- Home Performance Audit
- Insulation For Existing Homes
- Indoor Air Quality
- Air Sealing
- New Construction & Remodeling
The attic can be the site of a good portion of your home's heat loss and energy inefficiency, primarily because heat rises. Poorly-insulated homes can lose as much as 25% of their energy through the roof and attic! For this reason, our team pays special attention to everything directly under the roof when we conduct a home performance audit.
Proper Attic Insulation Improves Comfort
Our home performance audit will measure and review your attic's current insulation as well as identify areas where conditioned air is leaking from your home's living areas. We'll determine the proper R-value -- or measure of thermal resistance -- that is needed for your home's attic. Generally speaking, new homes in our area need R-49 thickness of insulation to meet energy efficiency codes. Most existing homes will be comfortable with R-30 levels of insulation in the roof and attic, especially when the gaps and cracks are sealed.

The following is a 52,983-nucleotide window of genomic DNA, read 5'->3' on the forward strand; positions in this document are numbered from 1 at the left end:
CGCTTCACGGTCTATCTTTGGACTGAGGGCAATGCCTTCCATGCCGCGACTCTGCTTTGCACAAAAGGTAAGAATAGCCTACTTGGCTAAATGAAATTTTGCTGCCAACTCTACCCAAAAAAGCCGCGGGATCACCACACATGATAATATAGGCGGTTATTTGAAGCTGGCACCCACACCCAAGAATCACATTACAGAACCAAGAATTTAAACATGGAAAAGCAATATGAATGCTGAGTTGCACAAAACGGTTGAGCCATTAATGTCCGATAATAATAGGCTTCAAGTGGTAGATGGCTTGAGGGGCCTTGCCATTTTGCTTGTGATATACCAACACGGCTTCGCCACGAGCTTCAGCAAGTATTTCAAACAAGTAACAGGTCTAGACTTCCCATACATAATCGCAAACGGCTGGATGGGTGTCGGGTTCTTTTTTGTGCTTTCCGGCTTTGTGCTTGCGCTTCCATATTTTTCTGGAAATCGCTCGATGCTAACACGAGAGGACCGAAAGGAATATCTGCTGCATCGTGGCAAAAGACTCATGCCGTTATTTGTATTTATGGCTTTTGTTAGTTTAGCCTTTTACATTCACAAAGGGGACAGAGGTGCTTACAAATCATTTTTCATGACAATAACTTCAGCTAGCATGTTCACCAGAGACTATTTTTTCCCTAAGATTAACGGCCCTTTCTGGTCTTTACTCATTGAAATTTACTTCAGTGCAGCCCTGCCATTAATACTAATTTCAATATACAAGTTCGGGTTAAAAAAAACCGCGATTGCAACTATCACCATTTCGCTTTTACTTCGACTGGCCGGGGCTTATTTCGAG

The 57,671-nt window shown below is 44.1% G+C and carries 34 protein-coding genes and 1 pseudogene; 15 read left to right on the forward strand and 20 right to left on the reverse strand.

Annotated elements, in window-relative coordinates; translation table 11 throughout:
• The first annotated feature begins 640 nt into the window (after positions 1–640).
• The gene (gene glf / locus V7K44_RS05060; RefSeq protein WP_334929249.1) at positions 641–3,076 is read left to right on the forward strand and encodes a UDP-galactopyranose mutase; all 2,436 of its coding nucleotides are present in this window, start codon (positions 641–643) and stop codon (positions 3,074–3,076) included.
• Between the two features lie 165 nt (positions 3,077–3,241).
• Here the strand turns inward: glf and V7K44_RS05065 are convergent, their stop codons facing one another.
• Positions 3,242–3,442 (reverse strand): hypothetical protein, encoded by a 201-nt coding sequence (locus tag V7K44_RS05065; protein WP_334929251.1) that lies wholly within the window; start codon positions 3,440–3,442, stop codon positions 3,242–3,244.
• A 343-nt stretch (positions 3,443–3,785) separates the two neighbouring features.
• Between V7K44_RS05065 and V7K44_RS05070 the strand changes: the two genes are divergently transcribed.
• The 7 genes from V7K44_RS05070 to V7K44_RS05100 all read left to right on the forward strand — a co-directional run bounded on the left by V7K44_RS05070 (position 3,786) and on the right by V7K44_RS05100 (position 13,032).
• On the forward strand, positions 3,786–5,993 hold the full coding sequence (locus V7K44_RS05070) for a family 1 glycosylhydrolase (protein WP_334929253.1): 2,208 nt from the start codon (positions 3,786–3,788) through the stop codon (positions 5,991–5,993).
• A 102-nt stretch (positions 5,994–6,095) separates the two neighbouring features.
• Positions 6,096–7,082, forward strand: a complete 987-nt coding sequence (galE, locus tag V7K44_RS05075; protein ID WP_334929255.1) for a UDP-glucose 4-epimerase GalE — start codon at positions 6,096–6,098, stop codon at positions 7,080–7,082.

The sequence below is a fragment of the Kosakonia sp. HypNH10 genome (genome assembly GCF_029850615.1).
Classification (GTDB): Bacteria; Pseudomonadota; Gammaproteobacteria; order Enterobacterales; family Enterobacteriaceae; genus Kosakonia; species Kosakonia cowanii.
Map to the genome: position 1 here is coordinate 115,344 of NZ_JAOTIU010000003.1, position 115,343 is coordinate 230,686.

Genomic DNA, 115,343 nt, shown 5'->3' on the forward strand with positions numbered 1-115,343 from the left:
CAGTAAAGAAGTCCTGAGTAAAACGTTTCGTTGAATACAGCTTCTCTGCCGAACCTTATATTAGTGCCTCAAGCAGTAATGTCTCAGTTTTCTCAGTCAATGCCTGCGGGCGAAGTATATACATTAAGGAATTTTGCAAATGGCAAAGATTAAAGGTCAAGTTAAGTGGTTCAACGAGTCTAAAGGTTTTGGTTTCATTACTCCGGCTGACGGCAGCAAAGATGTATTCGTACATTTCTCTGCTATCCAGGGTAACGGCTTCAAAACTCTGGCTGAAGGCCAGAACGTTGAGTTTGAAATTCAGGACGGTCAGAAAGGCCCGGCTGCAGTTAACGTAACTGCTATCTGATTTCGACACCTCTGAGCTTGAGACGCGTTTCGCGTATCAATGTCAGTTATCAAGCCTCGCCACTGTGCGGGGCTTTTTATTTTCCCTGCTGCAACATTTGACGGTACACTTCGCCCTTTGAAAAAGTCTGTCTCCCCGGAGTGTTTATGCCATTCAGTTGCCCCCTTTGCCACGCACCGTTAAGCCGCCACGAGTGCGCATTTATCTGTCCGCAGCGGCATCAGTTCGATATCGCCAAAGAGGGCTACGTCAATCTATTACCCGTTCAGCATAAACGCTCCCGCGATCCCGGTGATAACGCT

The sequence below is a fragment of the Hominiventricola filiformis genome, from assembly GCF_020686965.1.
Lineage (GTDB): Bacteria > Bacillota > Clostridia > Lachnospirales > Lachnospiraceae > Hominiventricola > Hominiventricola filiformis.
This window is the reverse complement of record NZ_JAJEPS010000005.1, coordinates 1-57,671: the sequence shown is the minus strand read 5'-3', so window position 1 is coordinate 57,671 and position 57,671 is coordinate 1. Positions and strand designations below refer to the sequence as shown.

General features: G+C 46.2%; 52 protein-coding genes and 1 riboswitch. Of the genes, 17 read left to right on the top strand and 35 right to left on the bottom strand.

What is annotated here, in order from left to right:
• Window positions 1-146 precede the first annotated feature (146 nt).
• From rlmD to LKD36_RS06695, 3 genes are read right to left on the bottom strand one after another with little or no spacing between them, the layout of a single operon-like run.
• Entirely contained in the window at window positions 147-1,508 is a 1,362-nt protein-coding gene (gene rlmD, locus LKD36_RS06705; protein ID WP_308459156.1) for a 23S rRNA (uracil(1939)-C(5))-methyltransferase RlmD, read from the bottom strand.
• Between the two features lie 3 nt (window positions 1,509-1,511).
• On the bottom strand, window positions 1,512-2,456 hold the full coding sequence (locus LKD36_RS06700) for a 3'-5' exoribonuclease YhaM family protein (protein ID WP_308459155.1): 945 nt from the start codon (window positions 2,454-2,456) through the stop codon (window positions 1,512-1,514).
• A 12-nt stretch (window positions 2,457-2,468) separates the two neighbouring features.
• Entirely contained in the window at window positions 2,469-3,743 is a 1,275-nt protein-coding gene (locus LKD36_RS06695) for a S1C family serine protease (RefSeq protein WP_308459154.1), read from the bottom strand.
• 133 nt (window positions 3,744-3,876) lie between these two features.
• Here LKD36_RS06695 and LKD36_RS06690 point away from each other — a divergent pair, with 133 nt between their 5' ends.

Local codes may vary; our team will be sure to check to see what the requirements are in your area.
What Kind of Insulation Should You Choose?
There are many types of insulation on the market today, and all perform in different applications. Since most attics already have some insulation in them, oftentimes new insulation can be added right on top to total a thicker layer and higher R-value. However, if the insulation is damaged by water, is moldy or has compressed too much, it may be best to remove it and replace it.
Here are our preferred types of high-performance insulation:
Fiberglass Batts or Loose FIll
As an Owens Corning Certified Energy Expert, we have the expertise to properly apply fiberglass insulation to ensure a comfortable home.
Icynene Spray Foam Insulation
For some attics, closed cell spray foam is a great solution to not only insulate, but to also provide an impenetrable barrier to pests, noise and tiny, invisible leaks.
Made from recycled paper and treated to be mold and fire-resistant, cellulose can be applied on top of existing attic insulation.
Where in the Attic Will I Need to Insulate?
Attic insulation is most commonly applied to the "floor" of the attic space to insulate the ceilings of living areas below. If the attic includes living spaces that have been finished off, the ceilings, knee walls, dormer walls and areas beyond the visible ends of joists should also be treated with added insulation.